To do that effectively, though, the Jayhawks would also need a vastly improved offensive line. Kotelnicki knows and trusts O-line coach Scott Fuchs after their time together at UB, and the Jayhawks now have a pair of former Buffalo O-linemen in the group, with veteran center Mike Novitsky and redshirt freshman Michael Ford Jr. transferring in. But will those additions alone allow the O-line to make a leap in the right direction?
KU also is opening camp without an obvious frontrunner for the starting quarterback job. So the Jayhawks have a lot to prove as individuals during the next few weeks in order for Kotelnicki to figure out which lineups and play calls he likes the most.
How vital will the Buffalo transfers be?
Novitsky, a two-year starter at UB and 2020 first-team All-MAC selection, could turn out to be the program’s most important newcomer. And Ford is a promising young O-lineman who left UB’s spring as the projected starer at left tackle. But the Jayhawks also could very well end up relying heavily on all six of their Buffalo transplants.
Junior linebacker Rich Miller, veteran defensive linemen Eddie Wilson and Ronald McGee and sophomore receiver Trevor Wilson, along with Novitsky and Ford, have been around the Jayhawks all summer for workouts, meetings and player-led practices. But now the former UB players will get to prove themselves as Leipold and the coaches observe.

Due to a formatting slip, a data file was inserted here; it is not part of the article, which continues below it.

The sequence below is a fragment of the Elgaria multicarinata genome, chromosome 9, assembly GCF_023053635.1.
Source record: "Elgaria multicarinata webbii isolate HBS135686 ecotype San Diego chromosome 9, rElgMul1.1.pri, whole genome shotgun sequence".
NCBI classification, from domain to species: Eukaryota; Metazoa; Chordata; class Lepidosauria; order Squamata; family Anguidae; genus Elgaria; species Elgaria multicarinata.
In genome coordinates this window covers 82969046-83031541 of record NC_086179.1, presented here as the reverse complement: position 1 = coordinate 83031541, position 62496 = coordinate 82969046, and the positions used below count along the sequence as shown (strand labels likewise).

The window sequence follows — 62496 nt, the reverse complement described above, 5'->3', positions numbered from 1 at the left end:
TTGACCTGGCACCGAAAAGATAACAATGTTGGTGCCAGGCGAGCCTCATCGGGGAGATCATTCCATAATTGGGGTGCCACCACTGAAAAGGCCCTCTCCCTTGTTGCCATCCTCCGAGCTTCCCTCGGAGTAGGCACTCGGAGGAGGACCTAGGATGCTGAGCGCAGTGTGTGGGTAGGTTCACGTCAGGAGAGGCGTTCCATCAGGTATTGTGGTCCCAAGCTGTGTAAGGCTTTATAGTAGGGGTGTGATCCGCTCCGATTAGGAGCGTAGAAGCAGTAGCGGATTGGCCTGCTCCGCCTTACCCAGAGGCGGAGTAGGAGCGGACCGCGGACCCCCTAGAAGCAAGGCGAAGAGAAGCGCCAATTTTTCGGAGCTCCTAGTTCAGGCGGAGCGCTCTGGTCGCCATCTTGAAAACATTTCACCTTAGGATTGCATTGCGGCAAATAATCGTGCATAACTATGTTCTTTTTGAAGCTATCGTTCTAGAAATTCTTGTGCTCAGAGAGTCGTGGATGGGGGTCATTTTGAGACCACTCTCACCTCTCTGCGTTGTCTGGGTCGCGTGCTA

The defensive line desperately needed some help this summer after projected starters Marcus Harris and Da’Jon Terry transferred to the SEC. Eddie Wilson and McGee will have a shot to show if they can replace that type of production up front.
While Miller and Trevor Wilson aren’t necessarily plugging similarly gaping holes, they also play positions where the Jayhawks need help.
Will the former UB players’ familiarity with Leipold’s approach and his staff help them stand out and take on key roles?
What will become the defense’s strength this year?
It’s true the Jayhawks are bringing back their top four leading tacklers from the 2020 season — Kenny Logan Jr. (58 total tackles), Kyron Johnson (42), Ricky Thomas (42) and Gavin Potter (35). But the defense lost much of its identity with the transfer portal departures of Harris, Terry and the team’s breakout star of this past fall, starting cornerback Karon Prunty.
As defensive coordinator Brian Borland takes over, and converts to his preferred 4-3 base defense, he’ll be trying to find out which Jayhawks are committed to playing hard, fast, physical and fundamentally sound football — and playing that way all the time.
A junior safety, Logan is a clear leader for KU’s defense on and off the field, but with Prunty and others gone from the 2020 secondary, there are no guarantees that the backs will be the defense’s strongest point.
KU’s linebackers also are mostly unproven and/or have a long way to go to perform at a high level in the Big 12.
Can the D-line, with Eddie Wilson and McGee joining the likes of Jereme Robinson, Caleb Sampson, Caleb Taylor and others, emerge as a strong suit for the defense?
The preseason practices in the weeks to come could provide answers for a defense with a lot of questions.